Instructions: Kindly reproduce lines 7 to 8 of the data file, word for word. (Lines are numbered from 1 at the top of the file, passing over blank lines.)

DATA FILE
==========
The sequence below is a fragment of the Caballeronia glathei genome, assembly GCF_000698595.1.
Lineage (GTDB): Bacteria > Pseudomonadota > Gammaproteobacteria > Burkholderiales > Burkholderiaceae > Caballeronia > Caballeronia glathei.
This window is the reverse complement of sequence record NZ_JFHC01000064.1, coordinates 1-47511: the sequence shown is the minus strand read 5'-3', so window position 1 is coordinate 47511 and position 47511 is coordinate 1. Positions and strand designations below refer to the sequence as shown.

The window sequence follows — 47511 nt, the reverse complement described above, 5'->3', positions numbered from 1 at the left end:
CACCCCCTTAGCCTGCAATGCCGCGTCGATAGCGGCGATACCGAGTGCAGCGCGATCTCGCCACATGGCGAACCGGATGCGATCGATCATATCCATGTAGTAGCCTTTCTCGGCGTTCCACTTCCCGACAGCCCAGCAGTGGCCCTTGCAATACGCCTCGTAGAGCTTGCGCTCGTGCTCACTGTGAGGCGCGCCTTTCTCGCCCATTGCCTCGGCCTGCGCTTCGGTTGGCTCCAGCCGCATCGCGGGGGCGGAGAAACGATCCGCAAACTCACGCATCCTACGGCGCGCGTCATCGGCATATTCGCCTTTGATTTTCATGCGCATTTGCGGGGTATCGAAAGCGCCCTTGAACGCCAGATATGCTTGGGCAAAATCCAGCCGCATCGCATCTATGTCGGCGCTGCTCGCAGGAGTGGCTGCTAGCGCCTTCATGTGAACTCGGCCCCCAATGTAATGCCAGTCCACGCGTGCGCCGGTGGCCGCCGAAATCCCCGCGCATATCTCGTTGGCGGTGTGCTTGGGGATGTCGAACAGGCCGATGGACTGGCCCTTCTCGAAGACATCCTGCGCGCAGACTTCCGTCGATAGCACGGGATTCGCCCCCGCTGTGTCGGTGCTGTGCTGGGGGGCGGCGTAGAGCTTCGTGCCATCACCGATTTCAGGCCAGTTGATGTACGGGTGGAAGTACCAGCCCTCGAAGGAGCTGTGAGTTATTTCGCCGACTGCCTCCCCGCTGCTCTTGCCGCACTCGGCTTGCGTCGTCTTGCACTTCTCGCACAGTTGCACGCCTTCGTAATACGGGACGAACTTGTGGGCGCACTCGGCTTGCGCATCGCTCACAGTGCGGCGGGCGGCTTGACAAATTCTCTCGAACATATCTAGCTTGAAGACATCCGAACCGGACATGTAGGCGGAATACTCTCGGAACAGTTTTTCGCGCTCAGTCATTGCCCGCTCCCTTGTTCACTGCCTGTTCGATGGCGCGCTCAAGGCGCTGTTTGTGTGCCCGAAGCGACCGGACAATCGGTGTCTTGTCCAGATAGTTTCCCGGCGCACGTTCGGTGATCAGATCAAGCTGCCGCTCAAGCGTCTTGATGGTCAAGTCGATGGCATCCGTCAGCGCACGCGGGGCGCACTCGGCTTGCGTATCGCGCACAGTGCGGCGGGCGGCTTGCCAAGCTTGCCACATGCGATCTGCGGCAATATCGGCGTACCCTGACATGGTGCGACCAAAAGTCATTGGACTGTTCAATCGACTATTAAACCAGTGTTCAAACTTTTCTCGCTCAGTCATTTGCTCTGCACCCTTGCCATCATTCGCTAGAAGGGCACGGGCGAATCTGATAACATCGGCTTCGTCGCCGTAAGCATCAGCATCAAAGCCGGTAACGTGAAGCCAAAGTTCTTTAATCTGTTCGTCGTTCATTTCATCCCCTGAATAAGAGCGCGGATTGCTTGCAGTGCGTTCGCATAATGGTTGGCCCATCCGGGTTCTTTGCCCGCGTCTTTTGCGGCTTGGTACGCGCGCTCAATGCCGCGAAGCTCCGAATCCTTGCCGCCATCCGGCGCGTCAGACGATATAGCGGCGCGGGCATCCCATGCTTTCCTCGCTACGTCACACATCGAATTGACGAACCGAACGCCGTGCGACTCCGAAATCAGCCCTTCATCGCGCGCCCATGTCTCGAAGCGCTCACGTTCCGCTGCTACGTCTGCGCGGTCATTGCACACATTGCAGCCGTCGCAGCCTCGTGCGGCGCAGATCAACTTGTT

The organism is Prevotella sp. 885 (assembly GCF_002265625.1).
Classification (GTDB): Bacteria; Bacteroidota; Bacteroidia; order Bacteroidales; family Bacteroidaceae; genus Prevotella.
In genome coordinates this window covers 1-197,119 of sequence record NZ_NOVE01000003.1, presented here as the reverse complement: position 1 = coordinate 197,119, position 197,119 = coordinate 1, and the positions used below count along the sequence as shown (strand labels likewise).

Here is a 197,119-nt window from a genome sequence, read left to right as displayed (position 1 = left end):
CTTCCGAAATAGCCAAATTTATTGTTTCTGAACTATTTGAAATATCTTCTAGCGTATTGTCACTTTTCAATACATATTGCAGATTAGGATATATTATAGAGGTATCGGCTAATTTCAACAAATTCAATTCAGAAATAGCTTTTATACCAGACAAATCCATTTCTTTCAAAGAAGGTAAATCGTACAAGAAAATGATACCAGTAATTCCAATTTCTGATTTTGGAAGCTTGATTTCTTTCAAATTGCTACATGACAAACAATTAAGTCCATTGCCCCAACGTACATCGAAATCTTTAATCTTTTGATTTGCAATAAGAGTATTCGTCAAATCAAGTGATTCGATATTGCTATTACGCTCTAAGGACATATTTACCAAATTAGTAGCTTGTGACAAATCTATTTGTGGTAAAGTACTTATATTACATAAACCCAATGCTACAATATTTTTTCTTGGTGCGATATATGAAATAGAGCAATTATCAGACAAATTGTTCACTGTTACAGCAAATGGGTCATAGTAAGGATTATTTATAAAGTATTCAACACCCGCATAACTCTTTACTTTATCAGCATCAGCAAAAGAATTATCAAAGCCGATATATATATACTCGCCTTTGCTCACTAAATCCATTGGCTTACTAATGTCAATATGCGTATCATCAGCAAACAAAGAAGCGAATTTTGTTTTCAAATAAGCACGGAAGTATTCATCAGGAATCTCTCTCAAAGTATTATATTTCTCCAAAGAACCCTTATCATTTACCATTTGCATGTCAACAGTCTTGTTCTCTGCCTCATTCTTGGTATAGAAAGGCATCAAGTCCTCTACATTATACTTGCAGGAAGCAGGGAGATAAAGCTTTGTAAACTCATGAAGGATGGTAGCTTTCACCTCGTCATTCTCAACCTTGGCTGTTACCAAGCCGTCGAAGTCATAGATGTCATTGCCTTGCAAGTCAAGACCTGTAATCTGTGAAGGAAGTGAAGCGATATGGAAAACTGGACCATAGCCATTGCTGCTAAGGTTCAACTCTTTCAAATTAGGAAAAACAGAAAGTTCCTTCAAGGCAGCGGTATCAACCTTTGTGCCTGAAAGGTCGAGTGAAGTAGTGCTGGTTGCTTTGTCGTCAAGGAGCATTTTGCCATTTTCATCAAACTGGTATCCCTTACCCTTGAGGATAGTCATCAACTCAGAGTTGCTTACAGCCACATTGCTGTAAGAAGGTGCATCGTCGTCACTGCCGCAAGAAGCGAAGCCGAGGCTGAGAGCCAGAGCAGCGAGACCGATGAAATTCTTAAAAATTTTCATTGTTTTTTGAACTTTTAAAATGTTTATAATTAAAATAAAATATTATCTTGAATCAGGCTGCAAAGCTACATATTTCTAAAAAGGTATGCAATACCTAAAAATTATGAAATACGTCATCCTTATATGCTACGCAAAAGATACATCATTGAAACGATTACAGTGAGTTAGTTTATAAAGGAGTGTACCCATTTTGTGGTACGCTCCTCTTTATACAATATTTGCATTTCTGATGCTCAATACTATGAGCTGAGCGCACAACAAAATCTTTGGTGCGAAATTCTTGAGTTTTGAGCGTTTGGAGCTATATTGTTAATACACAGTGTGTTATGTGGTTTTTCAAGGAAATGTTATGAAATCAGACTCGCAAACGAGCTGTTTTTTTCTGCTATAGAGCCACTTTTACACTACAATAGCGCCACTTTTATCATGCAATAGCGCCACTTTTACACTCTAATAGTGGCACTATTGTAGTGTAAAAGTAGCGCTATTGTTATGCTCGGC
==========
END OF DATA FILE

Classification (GTDB): Bacteria; Bacteroidota; Bacteroidia; order Bacteroidales; family Bacteroidaceae; genus Prevotella.
In genome coordinates this window covers 1-197,119 of sequence record NZ_NOVE01000003.1, presented here as the reverse complement: position 1 = coordinate 197,119, position 197,119 = coordinate 1, and the positions used below count along the sequence as shown (strand labels likewise).